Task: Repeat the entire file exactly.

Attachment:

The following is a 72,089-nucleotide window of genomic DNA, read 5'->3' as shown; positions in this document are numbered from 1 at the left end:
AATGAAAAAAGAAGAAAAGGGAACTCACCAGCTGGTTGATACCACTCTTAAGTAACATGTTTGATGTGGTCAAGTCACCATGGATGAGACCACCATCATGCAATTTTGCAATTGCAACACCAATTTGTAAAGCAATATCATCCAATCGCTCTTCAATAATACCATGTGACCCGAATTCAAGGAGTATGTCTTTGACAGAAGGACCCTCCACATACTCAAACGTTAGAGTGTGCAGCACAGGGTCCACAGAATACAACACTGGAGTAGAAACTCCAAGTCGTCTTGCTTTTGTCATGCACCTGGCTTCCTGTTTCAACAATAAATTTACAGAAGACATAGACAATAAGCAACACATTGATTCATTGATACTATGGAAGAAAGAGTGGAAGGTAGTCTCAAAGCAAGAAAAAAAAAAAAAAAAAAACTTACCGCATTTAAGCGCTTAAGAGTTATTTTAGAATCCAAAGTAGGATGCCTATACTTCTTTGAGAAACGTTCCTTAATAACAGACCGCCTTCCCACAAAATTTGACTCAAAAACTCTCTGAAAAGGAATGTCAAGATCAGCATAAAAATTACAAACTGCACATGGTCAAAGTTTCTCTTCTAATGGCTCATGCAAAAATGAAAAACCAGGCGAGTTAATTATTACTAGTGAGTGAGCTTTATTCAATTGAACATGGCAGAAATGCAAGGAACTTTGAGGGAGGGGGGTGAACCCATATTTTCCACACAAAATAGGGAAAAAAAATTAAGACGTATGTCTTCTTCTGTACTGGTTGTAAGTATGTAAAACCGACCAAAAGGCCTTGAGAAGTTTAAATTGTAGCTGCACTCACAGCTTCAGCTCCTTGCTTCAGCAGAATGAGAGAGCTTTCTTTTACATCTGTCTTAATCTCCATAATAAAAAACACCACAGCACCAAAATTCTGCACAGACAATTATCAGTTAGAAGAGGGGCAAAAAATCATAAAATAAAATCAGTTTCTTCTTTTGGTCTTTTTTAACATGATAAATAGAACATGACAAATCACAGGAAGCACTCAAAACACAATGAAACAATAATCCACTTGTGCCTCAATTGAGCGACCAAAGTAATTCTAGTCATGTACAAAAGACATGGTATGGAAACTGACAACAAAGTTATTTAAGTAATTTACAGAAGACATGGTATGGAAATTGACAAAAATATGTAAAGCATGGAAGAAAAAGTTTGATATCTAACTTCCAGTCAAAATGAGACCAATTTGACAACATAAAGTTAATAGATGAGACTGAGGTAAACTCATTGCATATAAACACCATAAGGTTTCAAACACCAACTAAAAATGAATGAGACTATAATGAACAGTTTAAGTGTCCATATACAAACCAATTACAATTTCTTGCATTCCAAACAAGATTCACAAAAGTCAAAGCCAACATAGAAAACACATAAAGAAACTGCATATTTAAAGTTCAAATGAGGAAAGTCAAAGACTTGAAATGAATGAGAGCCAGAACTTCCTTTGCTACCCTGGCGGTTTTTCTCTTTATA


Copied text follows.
The following is a 72,089-nucleotide window of genomic DNA, read 5'->3' as shown; positions in this document are numbered from 1 at the left end:
AATGAAAAAAGAAGAAAAGGGAACTCACCAGCTGGTTGATACCACTCTTAAGTAACATGTTTGATGTGGTCAAGTCACCATGGATGAGACCACCATCATGCAATTTTGCAATTGCAACACCAATTTGTAAAGCAATATCATCCAATCGCTCTTCAATAATACCATGTGACCCGAATTCAAGGAGTATGTCTTTGACAGAAGGACCCTCCACATACTCAAACGTTAGAGTGTGCAGCACAGGGTCCACAGAATACAACACTGGAGTAGAAACTCCAAGTCGTCTTGCTTTTGTCATGCACCTGGCTTCCTGTTTCAACAATAAATTTACAGAAGACATAGACAATAAGCAACACATTGATTCATTGATACTATGGAAGAAAGAGTGGAAGGTAGTCTCAAAGCAAGAAAAAAAAAAAAAAAAAAACTTACCGCATTTAAGCGCTTAAGAGTTATTTTAGAATCCAAAGTAGGATGCCTATACTTCTTTGAGAAACGTTCCTTAATAACAGACCGCCTTCCCACAAAATTTGACTCAAAAACTCTCTGAAAAGGAATGTCAAGATCAGCATAAAAATTACAAACTGCACATGGTCAAAGTTTCTCTTCTAATGGCTCATGCAAAAATGAAAAACCAGGCGAGTTAATTATTACTAGTGAGTGAGCTTTATTCAATTGAACATGGCAGAAATGCAAGGAACTTTGAGGGAGGGGGGTGAACCCATATTTTCCACACAAAATAGGGAAAAAAAATTAAGACGTATGTCTTCTTCTGTACTGGTTGTAAGTATGTAAAACCGACCAAAAGGCCTTGAGAAGTTTAAATTGTAGCTGCACTCACAGCTTCAGCTCCTTGCTTCAGCAGAATGAGAGAGCTTTCTTTTACATCTGTCTTAATCTCCATAATAAAAAACACCACAGCACCAAAATTCTGCACAGACAATTATCAGTTAGAAGAGGGGCAAAAAATCATAAAATAAAATCAGTTTCTTCTTTTGGTCTTTTTTAACATGATAAATAGAACATGACAAATCACAGGAAGCACTCAAAACACAATGAAACAATAATCCACTTGTGCCTCAATTGAGCGACCAAAGTAATTCTAGTCATGTACAAAAGACATGGTATGGAAACTGACAACAAAGTTATTTAAGTAATTTACAGAAGACATGGTATGGAAATTGACAAAAATATGTAAAGCATGGAAGAAAAAGTTTGATATCTAACTTCCAGTCAAAATGAGACCAATTTGACAACATAAAGTTAATAGATGAGACTGAGGTAAACTCATTGCATATAAACACCATAAGGTTTCAAACACCAACTAAAAATGAATGAGACTATAATGAACAGTTTAAGTGTCCATATACAAACCAATTACAATTTCTTGCATTCCAAACAAGATTCACAAAAGTCAAAGCCAACATAGAAAACACATAAAGAAACTGCATATTTAAAGTTCAAATGAGGAAAGTCAAAGACTTGAAATGAATGAGAGCCAGAACTTCCTTTGCTACCCTGGCGGTTTTTCTCTTTATA